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Running a Conversation Partner Scheme. Introductions Setting the scene. What is a conversation partner scheme?. Students and people with aphasia supported conversation In their own home An hour a week 6-month agreement Referrals from local population. Origins in London

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running a conversation partner scheme

Running a Conversation Partner Scheme


Setting the scene

what is a conversation partner scheme
What is a conversation partner scheme?
  • Students and people with aphasia
    • supported conversation
    • In their own home
    • An hour a week
  • 6-month agreement
  • Referrals from local population
origins of the scheme
Origins in London

Partners in 11 trial sites - NHS and Universities

Now a Conversation Partner Network

15 different organisations at the Network Meeting, January 2009

At least 9 other schemes

Interest across the Britain, Scotland, and Eire

Origins of the scheme
  • Inspirational work of Jon Lyon, Aura Kagan, Nina Simmmons Mackie and the LPAA group
  • South London Conversation Partners 2001 - 2004 (Henry Smith Charitable Trust)
  • 65% of volunteers went onto study as a health professional
count down january 2009
Count down January 2009

From all the participants attending the Network day, the tally was:

    • Trainers with aphasia 79
    • Students or volunteers 434
    • People with aphasia receiving the scheme 234
  • from an original 72 pairs in the London plot project
  • Plus other pilots from the another 9 pilot schemes not attending the day
key elements of a scheme
Key elements of a scheme
  • Shared beliefs:
    • A value in conversation
    • Simple tools to communicate
    • Volunteering – 1x week I hour, fixed period
    • Supervision
    • People with aphasiaas trainers, as experts
    • Skilled interactions / expertise
    • Therapeutic
what we know about conversation partners
What we know about conversation partners
  • Training in supported conversation can significantly improve the practice of those working with people with aphasia

Kagan (1999) Kagan et al (2001)

  • Students develop communication skills and understanding about themselves as communicators (Horton and Guyon 2007)
building on this
Building on this
  • Included conversation partner scheme in new postgraduate diploma course jointly set up by University of Greenwich and Canterbury Christ Church Universities 2007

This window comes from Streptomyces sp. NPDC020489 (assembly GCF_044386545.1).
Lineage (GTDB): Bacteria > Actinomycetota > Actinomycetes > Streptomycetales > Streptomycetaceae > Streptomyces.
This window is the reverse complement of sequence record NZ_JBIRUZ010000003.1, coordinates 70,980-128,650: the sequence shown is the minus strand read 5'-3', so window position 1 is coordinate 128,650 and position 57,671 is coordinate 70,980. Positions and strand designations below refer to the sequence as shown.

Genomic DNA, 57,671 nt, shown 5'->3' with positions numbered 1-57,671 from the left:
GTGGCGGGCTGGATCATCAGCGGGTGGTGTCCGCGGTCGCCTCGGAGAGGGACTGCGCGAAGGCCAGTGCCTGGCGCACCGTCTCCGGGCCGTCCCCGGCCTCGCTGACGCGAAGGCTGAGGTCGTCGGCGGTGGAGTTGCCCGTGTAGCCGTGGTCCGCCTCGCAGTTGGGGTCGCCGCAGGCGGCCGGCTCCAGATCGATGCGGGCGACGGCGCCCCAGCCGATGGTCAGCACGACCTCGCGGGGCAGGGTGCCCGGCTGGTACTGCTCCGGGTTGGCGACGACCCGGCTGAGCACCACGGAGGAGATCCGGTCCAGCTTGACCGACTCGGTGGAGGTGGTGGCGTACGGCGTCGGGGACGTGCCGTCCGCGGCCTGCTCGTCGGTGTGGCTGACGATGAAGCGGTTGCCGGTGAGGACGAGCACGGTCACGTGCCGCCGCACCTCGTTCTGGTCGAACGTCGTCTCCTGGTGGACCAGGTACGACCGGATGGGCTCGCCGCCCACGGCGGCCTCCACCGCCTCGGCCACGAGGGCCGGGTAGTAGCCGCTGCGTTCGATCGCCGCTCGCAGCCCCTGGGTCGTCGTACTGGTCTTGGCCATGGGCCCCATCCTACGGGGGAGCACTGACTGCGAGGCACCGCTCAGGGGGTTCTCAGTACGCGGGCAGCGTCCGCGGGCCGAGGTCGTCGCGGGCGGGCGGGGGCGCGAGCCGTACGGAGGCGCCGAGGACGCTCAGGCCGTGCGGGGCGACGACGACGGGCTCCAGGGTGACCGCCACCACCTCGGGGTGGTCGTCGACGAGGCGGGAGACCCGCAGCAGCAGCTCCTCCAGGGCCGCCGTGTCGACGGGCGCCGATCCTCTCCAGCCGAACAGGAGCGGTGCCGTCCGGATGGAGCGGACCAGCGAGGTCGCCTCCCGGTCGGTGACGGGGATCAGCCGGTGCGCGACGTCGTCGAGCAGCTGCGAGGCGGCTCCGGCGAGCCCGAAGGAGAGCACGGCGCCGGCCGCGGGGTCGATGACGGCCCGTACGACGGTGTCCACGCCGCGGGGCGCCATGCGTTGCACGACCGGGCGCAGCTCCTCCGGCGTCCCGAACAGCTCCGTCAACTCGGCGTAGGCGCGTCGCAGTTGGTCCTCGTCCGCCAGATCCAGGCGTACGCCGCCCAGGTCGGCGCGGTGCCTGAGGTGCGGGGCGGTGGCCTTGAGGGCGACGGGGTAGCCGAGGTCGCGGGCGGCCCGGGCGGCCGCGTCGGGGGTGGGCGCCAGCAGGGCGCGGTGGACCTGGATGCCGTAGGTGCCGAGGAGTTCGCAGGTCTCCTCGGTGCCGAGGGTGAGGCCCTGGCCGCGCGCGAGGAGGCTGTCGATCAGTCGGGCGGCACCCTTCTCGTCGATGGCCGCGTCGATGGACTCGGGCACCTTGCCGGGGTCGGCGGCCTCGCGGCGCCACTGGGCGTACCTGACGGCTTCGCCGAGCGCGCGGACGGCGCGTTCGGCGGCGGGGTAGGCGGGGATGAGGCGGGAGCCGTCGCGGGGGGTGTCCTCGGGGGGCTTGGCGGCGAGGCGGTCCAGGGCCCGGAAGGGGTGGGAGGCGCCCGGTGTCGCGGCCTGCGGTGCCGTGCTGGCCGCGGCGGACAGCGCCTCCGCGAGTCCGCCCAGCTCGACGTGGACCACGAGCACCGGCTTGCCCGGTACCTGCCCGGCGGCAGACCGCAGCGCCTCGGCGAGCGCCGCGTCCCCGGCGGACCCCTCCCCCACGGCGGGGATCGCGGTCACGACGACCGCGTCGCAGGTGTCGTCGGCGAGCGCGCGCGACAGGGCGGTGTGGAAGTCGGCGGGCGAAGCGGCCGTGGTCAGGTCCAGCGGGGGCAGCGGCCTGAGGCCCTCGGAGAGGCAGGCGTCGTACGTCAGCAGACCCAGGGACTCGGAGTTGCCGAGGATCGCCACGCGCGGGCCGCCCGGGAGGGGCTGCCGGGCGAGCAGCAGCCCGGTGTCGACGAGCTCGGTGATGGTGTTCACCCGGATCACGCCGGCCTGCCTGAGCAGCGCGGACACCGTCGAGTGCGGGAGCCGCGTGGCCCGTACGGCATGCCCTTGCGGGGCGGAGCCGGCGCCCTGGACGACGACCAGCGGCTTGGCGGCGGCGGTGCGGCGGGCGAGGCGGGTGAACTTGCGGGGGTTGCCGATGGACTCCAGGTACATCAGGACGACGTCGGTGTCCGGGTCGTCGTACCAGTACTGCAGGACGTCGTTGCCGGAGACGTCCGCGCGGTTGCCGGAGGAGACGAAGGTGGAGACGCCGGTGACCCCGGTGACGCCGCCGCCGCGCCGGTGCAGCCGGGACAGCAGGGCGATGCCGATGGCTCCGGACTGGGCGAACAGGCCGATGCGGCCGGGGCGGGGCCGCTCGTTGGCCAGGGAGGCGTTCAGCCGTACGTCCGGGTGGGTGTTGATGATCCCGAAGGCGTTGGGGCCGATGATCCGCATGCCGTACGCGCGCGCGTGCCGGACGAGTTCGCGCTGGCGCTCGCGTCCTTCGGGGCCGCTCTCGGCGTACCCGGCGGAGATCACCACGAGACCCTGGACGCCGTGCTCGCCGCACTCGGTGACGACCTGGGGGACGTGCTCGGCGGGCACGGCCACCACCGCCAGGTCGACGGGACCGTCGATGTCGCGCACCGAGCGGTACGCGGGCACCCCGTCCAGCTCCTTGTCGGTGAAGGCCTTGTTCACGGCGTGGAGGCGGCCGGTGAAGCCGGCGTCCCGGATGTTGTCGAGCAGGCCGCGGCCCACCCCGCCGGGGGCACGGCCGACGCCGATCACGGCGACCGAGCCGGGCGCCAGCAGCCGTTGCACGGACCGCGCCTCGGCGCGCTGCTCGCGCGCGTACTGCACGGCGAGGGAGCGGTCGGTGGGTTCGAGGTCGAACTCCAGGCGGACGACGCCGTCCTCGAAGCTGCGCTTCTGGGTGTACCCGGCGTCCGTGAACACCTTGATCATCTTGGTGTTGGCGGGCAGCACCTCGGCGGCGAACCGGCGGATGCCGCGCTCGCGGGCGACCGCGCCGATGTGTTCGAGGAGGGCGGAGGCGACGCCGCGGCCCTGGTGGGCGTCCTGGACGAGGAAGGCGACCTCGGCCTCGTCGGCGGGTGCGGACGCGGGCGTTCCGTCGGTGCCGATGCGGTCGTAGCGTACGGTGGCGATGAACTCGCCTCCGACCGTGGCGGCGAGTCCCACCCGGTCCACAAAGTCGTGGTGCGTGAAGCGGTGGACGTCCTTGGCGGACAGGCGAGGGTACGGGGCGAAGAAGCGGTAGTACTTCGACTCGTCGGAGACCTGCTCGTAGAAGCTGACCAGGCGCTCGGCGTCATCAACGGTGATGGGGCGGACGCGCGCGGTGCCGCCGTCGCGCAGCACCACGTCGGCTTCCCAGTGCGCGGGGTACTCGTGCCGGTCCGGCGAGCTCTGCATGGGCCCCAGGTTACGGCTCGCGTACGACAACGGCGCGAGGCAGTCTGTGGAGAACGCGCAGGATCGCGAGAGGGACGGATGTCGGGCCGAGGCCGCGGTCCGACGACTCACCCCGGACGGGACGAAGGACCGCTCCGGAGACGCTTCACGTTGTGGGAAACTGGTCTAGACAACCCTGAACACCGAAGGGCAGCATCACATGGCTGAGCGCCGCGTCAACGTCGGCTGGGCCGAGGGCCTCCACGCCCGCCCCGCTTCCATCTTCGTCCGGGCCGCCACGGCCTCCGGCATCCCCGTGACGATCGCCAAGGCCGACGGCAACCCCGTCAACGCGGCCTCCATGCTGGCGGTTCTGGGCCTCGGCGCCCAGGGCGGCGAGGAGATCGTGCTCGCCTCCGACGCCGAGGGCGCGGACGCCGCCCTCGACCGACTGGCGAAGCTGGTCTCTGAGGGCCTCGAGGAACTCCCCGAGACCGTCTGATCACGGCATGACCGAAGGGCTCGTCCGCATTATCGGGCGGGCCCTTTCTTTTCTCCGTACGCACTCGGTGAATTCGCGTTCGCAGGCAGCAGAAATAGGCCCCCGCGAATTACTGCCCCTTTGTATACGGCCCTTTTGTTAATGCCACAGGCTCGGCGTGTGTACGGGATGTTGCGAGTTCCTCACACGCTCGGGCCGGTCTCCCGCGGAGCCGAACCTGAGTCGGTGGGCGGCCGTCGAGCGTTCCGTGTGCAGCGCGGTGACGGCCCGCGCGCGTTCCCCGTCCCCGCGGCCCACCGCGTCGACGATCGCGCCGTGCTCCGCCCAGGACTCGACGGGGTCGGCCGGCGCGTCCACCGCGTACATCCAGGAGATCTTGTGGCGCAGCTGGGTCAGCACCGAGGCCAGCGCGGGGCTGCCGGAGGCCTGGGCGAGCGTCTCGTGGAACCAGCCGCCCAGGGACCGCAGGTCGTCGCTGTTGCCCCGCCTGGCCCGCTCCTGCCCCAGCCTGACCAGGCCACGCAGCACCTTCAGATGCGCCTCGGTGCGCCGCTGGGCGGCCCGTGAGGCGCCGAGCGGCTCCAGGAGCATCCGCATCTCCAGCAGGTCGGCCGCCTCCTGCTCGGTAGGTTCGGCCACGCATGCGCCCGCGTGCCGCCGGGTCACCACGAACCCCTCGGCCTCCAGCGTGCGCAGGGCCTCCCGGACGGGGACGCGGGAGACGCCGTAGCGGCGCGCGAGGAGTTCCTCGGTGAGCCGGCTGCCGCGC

• Weekly visits for 5 months to person with aphasia
  • Fortnightly support groups facilitated by lecturers
  • Reflective logs
  • Evaluations of the experience
students experiences
Students’ experiences
  • Learned about aphasia, impact on person with aphasia and impact on others

“increased insight into how communication impairment impacts on individual and family”

  • Learned about self as communicator

“now I don’t panic at silences”

  • Learned about developing professional identity

“I learned not to be so desperate to try and solve the dilemma”

wider impact of experience on the student practitioner
Wider impact of experience on the student practitioner
  • Introduction to social model of disability
  • Introduction to reflective practice
  • Sited at beginning of course provides students with opportunity to

“repeatedly go back to the original experience, re-evaluate it and associate it to theoretical principles” (Boud 1985)

reflective practice
Reflective practice”

“Reflective practice allows one to become aware of one’s experience. One learns to analyse the sources of one’s own interpretations, to question and resist the predefined meanings one is encouraged to adopt. In so doing one can move to a position of autonomy and responsibility because one can take personal accountability for one’s actions.

These actions are shaped by one’s awareness of self in terms of beliefs and values, feeling and reactions to many situations”

Graham (1995)

student reflection
Student reflection

“I never realised that in doing speech and language therapy I needed to think about my own beliefs and personal cultural assumptions”

“excellent learning experience, challenging and enlightening”

wider impact
Wider impact
  • Introduction to consideration of power relationships between client and student
  • Student is learning from the person with aphasia